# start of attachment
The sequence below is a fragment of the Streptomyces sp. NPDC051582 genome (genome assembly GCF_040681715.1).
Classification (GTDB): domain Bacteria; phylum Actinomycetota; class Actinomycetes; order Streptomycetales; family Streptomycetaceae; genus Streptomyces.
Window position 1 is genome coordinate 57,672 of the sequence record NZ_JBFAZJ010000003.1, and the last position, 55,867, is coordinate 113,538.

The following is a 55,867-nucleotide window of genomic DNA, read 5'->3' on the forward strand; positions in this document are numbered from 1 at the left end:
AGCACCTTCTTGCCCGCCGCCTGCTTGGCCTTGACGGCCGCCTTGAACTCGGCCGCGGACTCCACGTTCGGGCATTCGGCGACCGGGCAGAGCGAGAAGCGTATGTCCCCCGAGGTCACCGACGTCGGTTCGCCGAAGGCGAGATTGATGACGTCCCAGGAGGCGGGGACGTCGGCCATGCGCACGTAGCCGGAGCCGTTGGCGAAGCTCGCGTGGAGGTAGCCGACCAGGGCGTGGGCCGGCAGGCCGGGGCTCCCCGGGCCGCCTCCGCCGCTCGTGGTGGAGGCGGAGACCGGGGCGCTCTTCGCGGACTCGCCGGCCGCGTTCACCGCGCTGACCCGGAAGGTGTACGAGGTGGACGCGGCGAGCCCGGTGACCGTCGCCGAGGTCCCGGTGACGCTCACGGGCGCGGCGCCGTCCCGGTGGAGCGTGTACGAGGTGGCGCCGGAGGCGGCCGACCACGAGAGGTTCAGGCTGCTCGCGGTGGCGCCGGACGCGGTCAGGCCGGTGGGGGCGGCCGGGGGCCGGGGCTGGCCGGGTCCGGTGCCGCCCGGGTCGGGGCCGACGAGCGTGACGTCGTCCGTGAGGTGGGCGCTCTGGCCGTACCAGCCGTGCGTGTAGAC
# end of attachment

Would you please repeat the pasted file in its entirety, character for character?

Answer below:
The sequence below is a fragment of the Streptomyces sp. NPDC051582 genome (genome assembly GCF_040681715.1).
Classification (GTDB): domain Bacteria; phylum Actinomycetota; class Actinomycetes; order Streptomycetales; family Streptomycetaceae; genus Streptomyces.
Window position 1 is genome coordinate 57,672 of the sequence record NZ_JBFAZJ010000003.1, and the last position, 55,867, is coordinate 113,538.

The following is a 55,867-nucleotide window of genomic DNA, read 5'->3' on the forward strand; positions in this document are numbered from 1 at the left end:
AGCACCTTCTTGCCCGCCGCCTGCTTGGCCTTGACGGCCGCCTTGAACTCGGCCGCGGACTCCACGTTCGGGCATTCGGCGACCGGGCAGAGCGAGAAGCGTATGTCCCCCGAGGTCACCGACGTCGGTTCGCCGAAGGCGAGATTGATGACGTCCCAGGAGGCGGGGACGTCGGCCATGCGCACGTAGCCGGAGCCGTTGGCGAAGCTCGCGTGGAGGTAGCCGACCAGGGCGTGGGCCGGCAGGCCGGGGCTCCCCGGGCCGCCTCCGCCGCTCGTGGTGGAGGCGGAGACCGGGGCGCTCTTCGCGGACTCGCCGGCCGCGTTCACCGCGCTGACCCGGAAGGTGTACGAGGTGGACGCGGCGAGCCCGGTGACCGTCGCCGAGGTCCCGGTGACGCTCACGGGCGCGGCGCCGTCCCGGTGGAGCGTGTACGAGGTGGCGCCGGAGGCGGCCGACCACGAGAGGTTCAGGCTGCTCGCGGTGGCGCCGGACGCGGTCAGGCCGGTGGGGGCGGCCGGGGGCCGGGGCTGGCCGGGTCCGGTGCCGCCCGGGTCGGGGCCGACGAGCGTGACGTCGTCCGTGAGGTGGGCGCTCTGGCCGTACCAGCCGTGCGTGTAGAC